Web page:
Port-au-Prince, following the Haiti earthquake

Port-au-Prince, following the Haiti earthquake

Professor David Sanderson, Director of the Centre for Development and Emergency Practice (CENDEP) at Oxford Brookes and visiting professor of Urban Planning at Harvard University Graduate School of Design, has spoken out about the latest urban disaster debate on Ikea housing for Syrian refugees. The debate rises in the wake of the international Design for Urban Disaster conference taking place at Harvard University in May this year, for which Sanderson is chair.

After a long delay, Lebanon government authorities gave the green light to temporary Ikea housing to the estimated two million Syrian refugees who fled to neighbouring countries since the conflict started in 2011. It has taken over six months for the Lebanese government to allow even a trial run of the flat-pack Ikea Refugee Housing Unit, which is designed in partnership with the U.N. refugee agency, UNHCR, to provide refugees a temporary home which has a roomy interior, solar lights and insulated wall panels. Until now, the Lebanese government has refused to set up any kind of refugee camp because when Palestinians fled Israel in 1948, Lebanon welcomed them for what was supposed to be a temporary stay.

More than 60 years later, the Palestinian population has reached half a million and the Lebanese authorities don’t want to risk a repeat of this.

Although the new Ikea housing can make refugees more comfortable, Professor David Sanderson believes that it is part of the problem. Speaking in a recent interview with TIME Magazine, he said:

“The idea that you can solve the refugee problem with a new house design offers false comfort. The risk now is that we will see photographs of 50 Ikea shelters set up for the Syrians, and we think, ‘O.K., they are all fine, we can think about something else.’ The houses are better than tents, of course, but the families are far from fine.”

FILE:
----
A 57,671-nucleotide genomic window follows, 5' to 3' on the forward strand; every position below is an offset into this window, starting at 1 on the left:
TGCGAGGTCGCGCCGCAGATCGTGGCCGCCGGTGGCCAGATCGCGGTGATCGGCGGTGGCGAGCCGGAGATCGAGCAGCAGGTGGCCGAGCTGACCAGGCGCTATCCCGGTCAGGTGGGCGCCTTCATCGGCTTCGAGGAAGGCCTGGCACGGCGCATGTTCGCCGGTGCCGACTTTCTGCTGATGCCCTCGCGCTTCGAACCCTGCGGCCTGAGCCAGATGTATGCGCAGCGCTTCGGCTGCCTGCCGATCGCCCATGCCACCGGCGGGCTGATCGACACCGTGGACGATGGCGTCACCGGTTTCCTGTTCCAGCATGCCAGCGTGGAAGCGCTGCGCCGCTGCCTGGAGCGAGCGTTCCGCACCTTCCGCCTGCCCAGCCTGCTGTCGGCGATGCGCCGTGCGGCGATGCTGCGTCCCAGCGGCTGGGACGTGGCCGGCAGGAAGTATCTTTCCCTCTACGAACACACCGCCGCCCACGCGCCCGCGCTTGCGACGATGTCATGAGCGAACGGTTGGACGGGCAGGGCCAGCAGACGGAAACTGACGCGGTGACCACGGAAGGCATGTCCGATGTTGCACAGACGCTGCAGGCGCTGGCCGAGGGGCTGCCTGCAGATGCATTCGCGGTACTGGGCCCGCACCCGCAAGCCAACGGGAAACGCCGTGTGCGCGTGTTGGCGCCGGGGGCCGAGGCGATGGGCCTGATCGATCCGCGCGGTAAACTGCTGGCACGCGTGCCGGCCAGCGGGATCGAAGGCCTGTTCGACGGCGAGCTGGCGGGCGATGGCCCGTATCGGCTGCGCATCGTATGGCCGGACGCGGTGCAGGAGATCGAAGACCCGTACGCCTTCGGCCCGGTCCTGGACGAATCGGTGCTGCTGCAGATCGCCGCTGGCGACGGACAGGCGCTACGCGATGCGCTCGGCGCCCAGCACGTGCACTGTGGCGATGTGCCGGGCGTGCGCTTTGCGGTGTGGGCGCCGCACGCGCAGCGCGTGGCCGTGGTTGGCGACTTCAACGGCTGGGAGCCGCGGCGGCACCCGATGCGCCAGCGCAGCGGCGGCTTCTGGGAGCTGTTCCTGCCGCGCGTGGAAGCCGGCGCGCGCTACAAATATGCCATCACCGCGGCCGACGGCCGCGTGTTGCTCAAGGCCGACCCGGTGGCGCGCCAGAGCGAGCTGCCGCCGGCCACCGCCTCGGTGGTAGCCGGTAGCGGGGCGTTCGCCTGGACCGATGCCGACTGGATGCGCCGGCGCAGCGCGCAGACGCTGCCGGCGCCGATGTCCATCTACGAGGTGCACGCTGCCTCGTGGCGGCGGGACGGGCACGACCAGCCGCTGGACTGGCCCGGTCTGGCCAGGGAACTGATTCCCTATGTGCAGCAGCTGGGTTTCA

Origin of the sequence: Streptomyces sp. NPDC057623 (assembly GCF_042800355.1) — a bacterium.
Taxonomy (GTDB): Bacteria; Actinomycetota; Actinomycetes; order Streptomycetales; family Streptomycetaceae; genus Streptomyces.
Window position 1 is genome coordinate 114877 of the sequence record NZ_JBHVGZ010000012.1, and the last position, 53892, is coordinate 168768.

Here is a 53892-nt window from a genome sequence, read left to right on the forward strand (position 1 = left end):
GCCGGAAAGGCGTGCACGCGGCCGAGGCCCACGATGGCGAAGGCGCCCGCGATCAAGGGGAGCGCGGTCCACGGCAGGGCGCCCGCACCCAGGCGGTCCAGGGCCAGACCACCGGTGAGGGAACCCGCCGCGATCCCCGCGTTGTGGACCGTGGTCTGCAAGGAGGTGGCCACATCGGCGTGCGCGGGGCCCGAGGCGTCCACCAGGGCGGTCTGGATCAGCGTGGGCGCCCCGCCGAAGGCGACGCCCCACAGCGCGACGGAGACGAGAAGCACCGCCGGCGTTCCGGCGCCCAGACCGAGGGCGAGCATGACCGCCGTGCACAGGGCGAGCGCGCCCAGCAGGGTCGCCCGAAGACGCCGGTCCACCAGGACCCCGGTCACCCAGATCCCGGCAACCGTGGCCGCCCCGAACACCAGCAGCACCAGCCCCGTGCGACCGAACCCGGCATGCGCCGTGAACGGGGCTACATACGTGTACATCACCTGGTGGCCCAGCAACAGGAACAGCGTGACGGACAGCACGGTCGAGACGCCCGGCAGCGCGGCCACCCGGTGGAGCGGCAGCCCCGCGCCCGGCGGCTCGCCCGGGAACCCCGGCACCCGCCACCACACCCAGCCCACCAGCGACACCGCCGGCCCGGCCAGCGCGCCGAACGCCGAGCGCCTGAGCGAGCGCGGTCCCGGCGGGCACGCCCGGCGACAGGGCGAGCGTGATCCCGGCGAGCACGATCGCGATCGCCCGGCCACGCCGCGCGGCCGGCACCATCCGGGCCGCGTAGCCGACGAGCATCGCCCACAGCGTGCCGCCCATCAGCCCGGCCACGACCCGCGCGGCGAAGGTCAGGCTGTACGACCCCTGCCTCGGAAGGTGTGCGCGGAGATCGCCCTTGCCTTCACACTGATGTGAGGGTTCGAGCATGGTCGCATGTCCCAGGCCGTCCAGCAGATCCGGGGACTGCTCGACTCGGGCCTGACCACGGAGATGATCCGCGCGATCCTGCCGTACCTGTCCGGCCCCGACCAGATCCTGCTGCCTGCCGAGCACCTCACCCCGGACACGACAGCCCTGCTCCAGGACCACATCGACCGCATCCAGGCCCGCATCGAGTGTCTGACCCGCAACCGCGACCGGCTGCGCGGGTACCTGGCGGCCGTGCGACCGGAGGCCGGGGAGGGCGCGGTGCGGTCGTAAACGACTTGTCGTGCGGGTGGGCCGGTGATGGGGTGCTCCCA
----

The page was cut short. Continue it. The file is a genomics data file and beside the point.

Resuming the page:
“It’s a grim trade-off. Give refugees better conditions, and there will be less international pressure to get them back home. And that is exactly what the Lebanese government was worried about. Once the flat-pack houses are in place, that theory too will be put to the test.”

Sanderson has organised the Design for Urban Disaster conference, which is sponsored by Oxford Brookes University School of Architecture; Harvard University Graduate School of Design (Department of Urban Planning and Design); Harvard University South Asia Institute; Habitat for Humanity; International Federation of Red Cross and Red Crescent Societies; and the Harvard Humanitarian Initiative, in recognition of this subject. Urban disasters are on the increase and this is causing more people to live in places vulnerable to hazards such as flood, earthquake and tsunami.

Sanderson believes that both Architects and Planners have a role to play in the wake of recent large-scale urban disasters such as the tsunamis that struck the Philippines and Japan, the Haiti earthquake, and floods in Pakistan and Hurricane Sandy; and in response has organised the conference to ask – ‘what can a design-based approach contribute to improving urban disaster preparedness and response?’.

The conference, taking place from 5-7 May 2014 at Harvard University, USA, invites humanitarian aid practitioners, those in government, academics and designers from spatial/physical disciplines to explore ways to improve urban humanitarian action before and after disaster.

More information on the conference and the registration process can be found on the Design for Urban Disaster conference website.

Visit the CENDEP website for more information on their pioneering work on urban disaster recovery.